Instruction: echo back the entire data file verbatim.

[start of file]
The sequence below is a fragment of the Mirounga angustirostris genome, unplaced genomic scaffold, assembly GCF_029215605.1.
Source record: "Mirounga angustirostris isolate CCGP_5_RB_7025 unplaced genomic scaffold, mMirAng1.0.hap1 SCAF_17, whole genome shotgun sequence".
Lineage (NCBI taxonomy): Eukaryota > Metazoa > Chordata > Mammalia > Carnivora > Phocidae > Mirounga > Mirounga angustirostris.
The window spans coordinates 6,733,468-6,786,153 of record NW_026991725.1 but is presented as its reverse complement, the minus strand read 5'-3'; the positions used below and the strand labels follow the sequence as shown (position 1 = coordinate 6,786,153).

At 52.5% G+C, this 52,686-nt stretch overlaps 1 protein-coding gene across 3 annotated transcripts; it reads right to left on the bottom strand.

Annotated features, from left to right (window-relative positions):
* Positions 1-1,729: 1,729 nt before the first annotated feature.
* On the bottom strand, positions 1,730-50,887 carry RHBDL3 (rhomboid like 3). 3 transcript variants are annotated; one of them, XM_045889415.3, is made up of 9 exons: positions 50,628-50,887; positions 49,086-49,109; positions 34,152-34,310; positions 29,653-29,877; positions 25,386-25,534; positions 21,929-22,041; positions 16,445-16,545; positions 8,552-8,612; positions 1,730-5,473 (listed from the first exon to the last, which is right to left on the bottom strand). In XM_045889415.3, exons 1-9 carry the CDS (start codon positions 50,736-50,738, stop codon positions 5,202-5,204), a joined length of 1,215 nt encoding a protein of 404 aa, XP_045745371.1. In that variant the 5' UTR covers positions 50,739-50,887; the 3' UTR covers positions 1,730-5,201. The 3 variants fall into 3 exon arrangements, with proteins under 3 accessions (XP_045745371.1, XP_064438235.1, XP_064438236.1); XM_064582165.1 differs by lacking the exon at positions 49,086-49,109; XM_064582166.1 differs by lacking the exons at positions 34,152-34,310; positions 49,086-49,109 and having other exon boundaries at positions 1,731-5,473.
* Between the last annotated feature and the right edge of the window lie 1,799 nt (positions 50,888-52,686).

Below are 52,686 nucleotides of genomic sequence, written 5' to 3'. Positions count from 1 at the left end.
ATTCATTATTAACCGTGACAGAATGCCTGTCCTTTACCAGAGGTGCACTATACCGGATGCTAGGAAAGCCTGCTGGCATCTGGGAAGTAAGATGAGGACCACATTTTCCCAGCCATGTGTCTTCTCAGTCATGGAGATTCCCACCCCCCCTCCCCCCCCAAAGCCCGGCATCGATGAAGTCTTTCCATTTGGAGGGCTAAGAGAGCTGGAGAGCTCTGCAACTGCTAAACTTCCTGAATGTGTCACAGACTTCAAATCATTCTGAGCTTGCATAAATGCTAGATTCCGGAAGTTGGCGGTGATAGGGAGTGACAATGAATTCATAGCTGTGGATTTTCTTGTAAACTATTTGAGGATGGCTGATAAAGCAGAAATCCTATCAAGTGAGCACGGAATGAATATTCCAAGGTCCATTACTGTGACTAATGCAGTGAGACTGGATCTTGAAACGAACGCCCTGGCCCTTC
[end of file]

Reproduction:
The sequence below is a fragment of the Mirounga angustirostris genome, unplaced genomic scaffold, assembly GCF_029215605.1.
Source record: "Mirounga angustirostris isolate CCGP_5_RB_7025 unplaced genomic scaffold, mMirAng1.0.hap1 SCAF_17, whole genome shotgun sequence".
Lineage (NCBI taxonomy): Eukaryota > Metazoa > Chordata > Mammalia > Carnivora > Phocidae > Mirounga > Mirounga angustirostris.
The window spans coordinates 6,733,468-6,786,153 of record NW_026991725.1 but is presented as its reverse complement, the minus strand read 5'-3'; the positions used below and the strand labels follow the sequence as shown (position 1 = coordinate 6,786,153).

At 52.5% G+C, this 52,686-nt stretch overlaps 1 protein-coding gene across 3 annotated transcripts; it reads right to left on the bottom strand.

Annotated features, from left to right (window-relative positions):
* Positions 1-1,729: 1,729 nt before the first annotated feature.
* On the bottom strand, positions 1,730-50,887 carry RHBDL3 (rhomboid like 3). 3 transcript variants are annotated; one of them, XM_045889415.3, is made up of 9 exons: positions 50,628-50,887; positions 49,086-49,109; positions 34,152-34,310; positions 29,653-29,877; positions 25,386-25,534; positions 21,929-22,041; positions 16,445-16,545; positions 8,552-8,612; positions 1,730-5,473 (listed from the first exon to the last, which is right to left on the bottom strand). In XM_045889415.3, exons 1-9 carry the CDS (start codon positions 50,736-50,738, stop codon positions 5,202-5,204), a joined length of 1,215 nt encoding a protein of 404 aa, XP_045745371.1. In that variant the 5' UTR covers positions 50,739-50,887; the 3' UTR covers positions 1,730-5,201. The 3 variants fall into 3 exon arrangements, with proteins under 3 accessions (XP_045745371.1, XP_064438235.1, XP_064438236.1); XM_064582165.1 differs by lacking the exon at positions 49,086-49,109; XM_064582166.1 differs by lacking the exons at positions 34,152-34,310; positions 49,086-49,109 and having other exon boundaries at positions 1,731-5,473.
* Between the last annotated feature and the right edge of the window lie 1,799 nt (positions 50,888-52,686).

Below are 52,686 nucleotides of genomic sequence, written 5' to 3'. Positions count from 1 at the left end.
ATTCATTATTAACCGTGACAGAATGCCTGTCCTTTACCAGAGGTGCACTATACCGGATGCTAGGAAAGCCTGCTGGCATCTGGGAAGTAAGATGAGGACCACATTTTCCCAGCCATGTGTCTTCTCAGTCATGGAGATTCCCACCCCCCCTCCCCCCCCAAAGCCCGGCATCGATGAAGTCTTTCCATTTGGAGGGCTAAGAGAGCTGGAGAGCTCTGCAACTGCTAAACTTCCTGAATGTGTCACAGACTTCAAATCATTCTGAGCTTGCATAAATGCTAGATTCCGGAAGTTGGCGGTGATAGGGAGTGACAATGAATTCATAGCTGTGGATTTTCTTGTAAACTATTTGAGGATGGCTGATAAAGCAGAAATCCTATCAAGTGAGCACGGAATGAATATTCCAAGGTCCATTACTGTGACTAATGCAGTGAGACTGGATCTTGAAACGAACGCCCTGGCCCTTC